Two iMac G4s- neither working.

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Two iMac G4s- neither working.

I have a 2002 15" iMac that is having kernal panics and a 2003 17" iMac with a burned out screen. I opened up both machines and am wondering if I can use the screen from the 15" with the board and drives from the 17". One is an 800MHz, the other (i think) a 1.0GHz. The differences I've seen thus far are a audio connector that is not on the 15" and 2 IDE connectors on the 17". I might be over my head here. Is there a simpler fix?

Dustin Grella

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Kernel Panics...

#1 source of kernel panics is bad RAM. If the 15" has an SO-DIMM in the "user accessible" memory slot take it out and see if the panics stop. (It's less likely the factory-installed RAM in the "hidden" slot would be the problem, but hypothetically you could try changing that out with a known-good SDRAM DIMM if the panics don't stop.)

--Peace

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Hidden Ram slots

The "Hidden" Service-man only ram slot is not that hard to get to. Just take it slow. And work your way down to the board. Then when you get to it, carefully remove the board and disconnect any wires. From what I recall when servicing my brother's iMac, the board should have been at the first layer when you remove the bottom panel. It's pretty easy and there aren't that many screws. The "Hidden" DIMM is a full sized DIMM. Depending on the model you have, it can either be PC-133 or PC-2100/2700/3200 (all three interchangable)

Take a dig into it and play around. FYI, the hidden slot doesn't have to have RAM to work, you can just use the bottom RAM. So if you want, you can remove the hidden ram, and just play around with the SoDIMM with different modules and see if you can get it stable. Last thing you can do, is if the RAM swap doesn't do the trick, you might want to get another harddrive. Dead clusters on a harddrive can prevent the system from being able to read essential files causing it to hang or Kernel Panic altogether.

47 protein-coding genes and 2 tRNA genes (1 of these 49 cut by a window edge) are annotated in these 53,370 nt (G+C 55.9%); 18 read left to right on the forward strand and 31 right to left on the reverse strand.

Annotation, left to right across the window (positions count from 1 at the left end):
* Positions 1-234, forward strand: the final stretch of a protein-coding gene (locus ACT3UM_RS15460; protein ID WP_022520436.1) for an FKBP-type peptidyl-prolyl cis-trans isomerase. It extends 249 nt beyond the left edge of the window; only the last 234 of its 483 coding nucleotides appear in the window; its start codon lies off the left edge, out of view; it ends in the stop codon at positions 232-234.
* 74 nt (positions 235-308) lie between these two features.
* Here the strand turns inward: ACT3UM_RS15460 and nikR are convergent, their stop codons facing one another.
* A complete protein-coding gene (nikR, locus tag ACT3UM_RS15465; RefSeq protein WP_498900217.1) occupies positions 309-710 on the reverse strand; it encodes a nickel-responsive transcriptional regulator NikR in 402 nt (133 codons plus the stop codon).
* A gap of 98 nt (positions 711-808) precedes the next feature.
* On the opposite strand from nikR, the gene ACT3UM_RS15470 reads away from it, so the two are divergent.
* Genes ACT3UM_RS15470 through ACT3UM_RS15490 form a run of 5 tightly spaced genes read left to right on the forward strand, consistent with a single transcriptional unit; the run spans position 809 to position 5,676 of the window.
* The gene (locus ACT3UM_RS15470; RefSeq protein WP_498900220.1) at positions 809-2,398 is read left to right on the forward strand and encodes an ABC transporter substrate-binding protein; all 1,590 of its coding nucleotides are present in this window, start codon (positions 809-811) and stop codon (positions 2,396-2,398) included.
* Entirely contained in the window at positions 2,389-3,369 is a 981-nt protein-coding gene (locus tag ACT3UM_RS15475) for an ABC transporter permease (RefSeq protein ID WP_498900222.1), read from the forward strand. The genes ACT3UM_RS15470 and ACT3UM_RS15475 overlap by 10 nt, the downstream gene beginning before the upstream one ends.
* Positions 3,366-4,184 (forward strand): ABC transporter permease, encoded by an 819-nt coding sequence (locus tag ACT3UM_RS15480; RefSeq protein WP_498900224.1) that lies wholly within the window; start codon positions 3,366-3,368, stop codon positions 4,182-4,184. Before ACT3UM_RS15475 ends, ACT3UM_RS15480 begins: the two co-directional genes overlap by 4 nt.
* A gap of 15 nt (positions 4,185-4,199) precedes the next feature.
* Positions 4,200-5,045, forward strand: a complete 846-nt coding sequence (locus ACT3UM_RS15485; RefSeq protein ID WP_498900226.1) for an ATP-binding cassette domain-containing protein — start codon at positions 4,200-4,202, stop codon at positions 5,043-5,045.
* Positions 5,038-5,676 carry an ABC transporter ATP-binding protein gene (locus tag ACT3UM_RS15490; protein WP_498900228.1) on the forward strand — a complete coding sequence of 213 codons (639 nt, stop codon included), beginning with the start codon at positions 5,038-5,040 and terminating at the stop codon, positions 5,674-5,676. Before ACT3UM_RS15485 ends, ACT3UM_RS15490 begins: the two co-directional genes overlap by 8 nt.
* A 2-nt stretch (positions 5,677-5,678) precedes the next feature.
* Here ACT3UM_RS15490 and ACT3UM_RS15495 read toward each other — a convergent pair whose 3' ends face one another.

Report back with any troubleshooting you do and let us know if it works.

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BUT BE CAREFUL with the thermal paste

The iMac G4s are fantastic machines, but if you open them up you'll find you likely have to cut through a giant white blob of stiff thermal paste to remove the logic board.

This paste is crucial to preventing the unit from overheating during normal use. So you have to clean the paste off and replace it with a similarly sized blob of the same kind of paste when you re-assemble it; and make sure the pasted is making proper contact with both sides of its "sandwich."

M

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i opened up 3 different G4 iM

i opened up 3 different G4 iMacs now but there was no giant white blob of stiff thermal paste.
there was thermal paste on teh metal block taht gets into contect with another metal block on the other half of the case to get the heat out. when putting things back together you should check if there is enough thermal paste and/or if it may have gotten dirty while you worked on the macs internals.

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